Soldiers who volunteer for this duty go through extensive training, education and more to ensure that they are the best of the best. Less than 600 Tomb Guard badges have been awarded since 1948. A Tomb Guard may have spent hours preparing his uniform and all that adorns it before going out to “walk the mat” the precise 21 paces back and forth. A final inspection is conducted before the guards are changed – inspecting the weapon and the guard to assure that everything is just perfect.
The Old Guard on Mission - 2010 NOV
On post – Fort Myer is the home of the Old Guard since 1948 when the ceremonial detachment that was tasked with all the missions became Alpha Company. (although at this time Alpha Company is located at Fort McNair in Washington DC.) This is one of the most historic US Army posts dating back to the US Civil War (War between the States for some) when it was first named Fort Whipple when the Custis-Lee estate was commandeered – a portion becoming Arlington National Cemetery the rest Fort Whipple named after Brevet Major General Amiel Weeks Whipple. . In 1881 the post became Fort Myer in honor of BG Albert J. Myer the first signal officer of the US Army and the parade field overlooking Washington DC was named for MG Whipple.
The main parade field became Summerall Field and there is the main flagpole of the post. It seems that long ago, a magazine crew came on post and photographed a “retreat ceremony” where the Soldiers were taking down and folding the garrison flag. I was fortunate to capture that event and re-create the folding of the colors which weighs in at nearly 70lbs. requiring Soldiers to carry it.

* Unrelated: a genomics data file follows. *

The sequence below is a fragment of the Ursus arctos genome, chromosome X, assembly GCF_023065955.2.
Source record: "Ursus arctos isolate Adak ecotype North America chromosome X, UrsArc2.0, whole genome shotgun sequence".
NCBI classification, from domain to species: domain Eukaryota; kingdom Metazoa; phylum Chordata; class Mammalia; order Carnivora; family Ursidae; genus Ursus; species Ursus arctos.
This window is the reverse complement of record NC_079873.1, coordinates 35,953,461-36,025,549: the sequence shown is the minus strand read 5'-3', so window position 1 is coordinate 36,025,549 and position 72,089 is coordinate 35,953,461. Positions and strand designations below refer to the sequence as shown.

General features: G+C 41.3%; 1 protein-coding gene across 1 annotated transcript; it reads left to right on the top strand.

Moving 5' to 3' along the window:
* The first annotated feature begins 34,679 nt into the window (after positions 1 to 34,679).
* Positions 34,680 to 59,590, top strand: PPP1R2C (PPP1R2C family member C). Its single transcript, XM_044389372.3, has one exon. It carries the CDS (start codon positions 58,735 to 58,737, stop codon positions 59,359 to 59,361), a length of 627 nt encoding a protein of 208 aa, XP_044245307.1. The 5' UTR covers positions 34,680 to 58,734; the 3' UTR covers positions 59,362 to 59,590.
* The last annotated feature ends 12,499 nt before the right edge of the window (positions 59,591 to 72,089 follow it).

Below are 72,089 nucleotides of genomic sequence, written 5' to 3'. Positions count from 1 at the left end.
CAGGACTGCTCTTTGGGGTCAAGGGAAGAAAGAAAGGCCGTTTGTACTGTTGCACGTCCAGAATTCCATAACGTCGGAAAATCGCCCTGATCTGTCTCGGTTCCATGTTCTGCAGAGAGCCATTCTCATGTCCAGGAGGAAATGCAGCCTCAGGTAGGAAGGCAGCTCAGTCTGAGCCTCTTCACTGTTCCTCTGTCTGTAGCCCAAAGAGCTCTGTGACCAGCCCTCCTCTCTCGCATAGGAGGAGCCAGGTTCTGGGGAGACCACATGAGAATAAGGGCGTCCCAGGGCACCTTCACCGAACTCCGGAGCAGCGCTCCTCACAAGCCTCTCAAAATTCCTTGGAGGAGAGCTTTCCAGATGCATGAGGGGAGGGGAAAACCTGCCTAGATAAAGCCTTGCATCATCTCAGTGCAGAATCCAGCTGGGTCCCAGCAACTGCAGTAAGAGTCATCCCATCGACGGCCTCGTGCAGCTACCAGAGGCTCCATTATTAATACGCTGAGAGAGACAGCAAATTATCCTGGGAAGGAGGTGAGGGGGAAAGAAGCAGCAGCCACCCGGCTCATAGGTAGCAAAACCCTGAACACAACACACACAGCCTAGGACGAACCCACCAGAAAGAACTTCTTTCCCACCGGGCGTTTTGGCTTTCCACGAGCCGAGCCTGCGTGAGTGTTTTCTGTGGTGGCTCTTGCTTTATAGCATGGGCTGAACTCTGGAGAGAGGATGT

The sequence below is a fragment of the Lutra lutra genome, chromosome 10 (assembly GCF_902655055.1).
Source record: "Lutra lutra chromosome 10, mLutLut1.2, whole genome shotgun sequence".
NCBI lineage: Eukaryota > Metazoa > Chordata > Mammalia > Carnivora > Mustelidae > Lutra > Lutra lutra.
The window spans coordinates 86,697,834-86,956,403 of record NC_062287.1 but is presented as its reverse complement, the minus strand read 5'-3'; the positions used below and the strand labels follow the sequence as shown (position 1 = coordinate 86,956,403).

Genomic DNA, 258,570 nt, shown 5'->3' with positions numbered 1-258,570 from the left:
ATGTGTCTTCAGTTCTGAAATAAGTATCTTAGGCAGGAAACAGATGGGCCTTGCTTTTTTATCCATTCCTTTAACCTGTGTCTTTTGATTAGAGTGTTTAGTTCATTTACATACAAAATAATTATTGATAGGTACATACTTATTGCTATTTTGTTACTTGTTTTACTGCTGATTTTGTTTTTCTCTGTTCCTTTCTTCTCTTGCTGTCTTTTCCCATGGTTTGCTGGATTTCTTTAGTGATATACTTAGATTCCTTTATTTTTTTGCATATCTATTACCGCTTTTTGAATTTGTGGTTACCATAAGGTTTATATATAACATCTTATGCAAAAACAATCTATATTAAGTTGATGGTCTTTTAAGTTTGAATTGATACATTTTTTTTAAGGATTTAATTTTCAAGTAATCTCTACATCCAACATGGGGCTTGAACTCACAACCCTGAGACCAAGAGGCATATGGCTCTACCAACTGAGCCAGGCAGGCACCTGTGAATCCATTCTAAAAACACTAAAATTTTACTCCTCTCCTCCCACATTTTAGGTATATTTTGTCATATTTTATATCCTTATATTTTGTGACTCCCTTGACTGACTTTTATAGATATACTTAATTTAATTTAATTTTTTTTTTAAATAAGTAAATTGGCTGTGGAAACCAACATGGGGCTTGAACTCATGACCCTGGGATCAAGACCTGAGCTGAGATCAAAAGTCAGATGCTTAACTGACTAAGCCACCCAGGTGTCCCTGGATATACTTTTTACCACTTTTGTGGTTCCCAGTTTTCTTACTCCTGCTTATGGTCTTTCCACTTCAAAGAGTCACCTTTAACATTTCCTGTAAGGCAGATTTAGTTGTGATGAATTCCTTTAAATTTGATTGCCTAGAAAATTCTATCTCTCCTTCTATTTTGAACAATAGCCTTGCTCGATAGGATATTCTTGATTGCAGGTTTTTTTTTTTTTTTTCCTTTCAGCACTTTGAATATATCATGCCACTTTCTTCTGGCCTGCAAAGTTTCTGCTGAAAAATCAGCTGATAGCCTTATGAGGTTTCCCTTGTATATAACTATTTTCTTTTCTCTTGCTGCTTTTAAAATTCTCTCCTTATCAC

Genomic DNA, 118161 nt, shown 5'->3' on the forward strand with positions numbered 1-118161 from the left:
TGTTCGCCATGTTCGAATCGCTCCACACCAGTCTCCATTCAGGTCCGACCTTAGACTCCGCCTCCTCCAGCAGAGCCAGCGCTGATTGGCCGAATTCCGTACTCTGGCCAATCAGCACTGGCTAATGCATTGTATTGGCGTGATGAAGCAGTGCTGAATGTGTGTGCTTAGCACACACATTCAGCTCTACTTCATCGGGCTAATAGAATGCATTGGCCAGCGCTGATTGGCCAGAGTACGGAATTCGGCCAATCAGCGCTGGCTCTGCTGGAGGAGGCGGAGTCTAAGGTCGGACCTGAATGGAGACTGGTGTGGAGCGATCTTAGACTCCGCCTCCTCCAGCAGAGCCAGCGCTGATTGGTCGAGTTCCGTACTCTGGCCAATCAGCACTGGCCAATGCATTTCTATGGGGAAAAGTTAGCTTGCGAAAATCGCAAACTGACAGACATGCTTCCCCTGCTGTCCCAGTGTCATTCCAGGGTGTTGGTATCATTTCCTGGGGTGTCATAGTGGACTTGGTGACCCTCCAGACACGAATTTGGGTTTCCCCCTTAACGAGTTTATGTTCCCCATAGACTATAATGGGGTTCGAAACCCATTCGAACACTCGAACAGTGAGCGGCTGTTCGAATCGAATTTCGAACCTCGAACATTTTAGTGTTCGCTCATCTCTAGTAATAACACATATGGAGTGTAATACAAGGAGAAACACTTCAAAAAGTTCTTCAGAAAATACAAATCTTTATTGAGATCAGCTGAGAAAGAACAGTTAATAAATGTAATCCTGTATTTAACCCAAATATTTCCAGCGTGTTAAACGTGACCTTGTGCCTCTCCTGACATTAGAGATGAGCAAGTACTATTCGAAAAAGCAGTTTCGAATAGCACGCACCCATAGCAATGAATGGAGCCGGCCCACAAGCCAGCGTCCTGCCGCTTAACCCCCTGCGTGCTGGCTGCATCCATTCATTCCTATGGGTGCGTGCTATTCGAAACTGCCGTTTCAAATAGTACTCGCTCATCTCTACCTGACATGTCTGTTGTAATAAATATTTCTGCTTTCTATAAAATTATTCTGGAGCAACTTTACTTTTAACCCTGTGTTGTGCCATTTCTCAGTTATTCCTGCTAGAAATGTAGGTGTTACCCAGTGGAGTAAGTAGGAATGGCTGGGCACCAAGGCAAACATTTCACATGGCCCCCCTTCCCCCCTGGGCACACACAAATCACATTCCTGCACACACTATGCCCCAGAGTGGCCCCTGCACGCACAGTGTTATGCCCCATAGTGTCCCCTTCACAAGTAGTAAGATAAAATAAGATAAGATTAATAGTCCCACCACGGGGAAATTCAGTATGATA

The Old Guard on Mission - 2010 DEC
In their dress blue uniforms, the Soldiers of the Old Guard are a tribute to the US Army and the United States of America. For they also provide support to the annual show “Spirit of America” and the “Twilight Tatoo” in the Washington DC area.
Another distinction reserved for The Old Guard is that they are authorized to march with bayonet fixed. They begin many of the missions that they conduct with a brief interlude where they in unison, step by step to the beat of the drum usually from the Fife and Drum Corps affix their bayonets to their Springfield Rifles. It truly is an impressive action to watch.
The Old Guard on Mission - 2010 : Front & Back
Putting this all together was both and honor and another milestone in this Regiment’s two hundred & twenty-five years of history. I hope you enjoyed reading about it as much as I had telling you about and providing a small glimpse into the work these Soldiers are called upon to do on a regular basis. If you have any questions or need further information, click on the “contact link” in the LEFT column.
Next time you see an Old Guard Soldier,
Thank them for their service…
Just as last year, the sale of the calendar will be limited and as of 31 MAR 2010 will be removed
from the online store. Individual prints and enlargements of the photographs are available via the GALLERY
section of the website.
For every calendar sold by 31 MAR, a donation is made to the Old Guard Ladies Association which supports the Soldiers.
GHTime Code(s): 609d9 5451e 46672 600a6
Tags: 3d Infantry Regiment, Arlington National Cemetery, Caisson Platoon, Escort to the President, Fife and Drum Corps, Fort McNair, Fort Myer, Military District of Washington, military honors, Old Guard Ladies Association, The Old Guard, The Old Guard Fife and Drum Corps, Tomb Guard, Tomb of the Unknown Soldier, Tomb of the Unknowns, US Army, Washington DC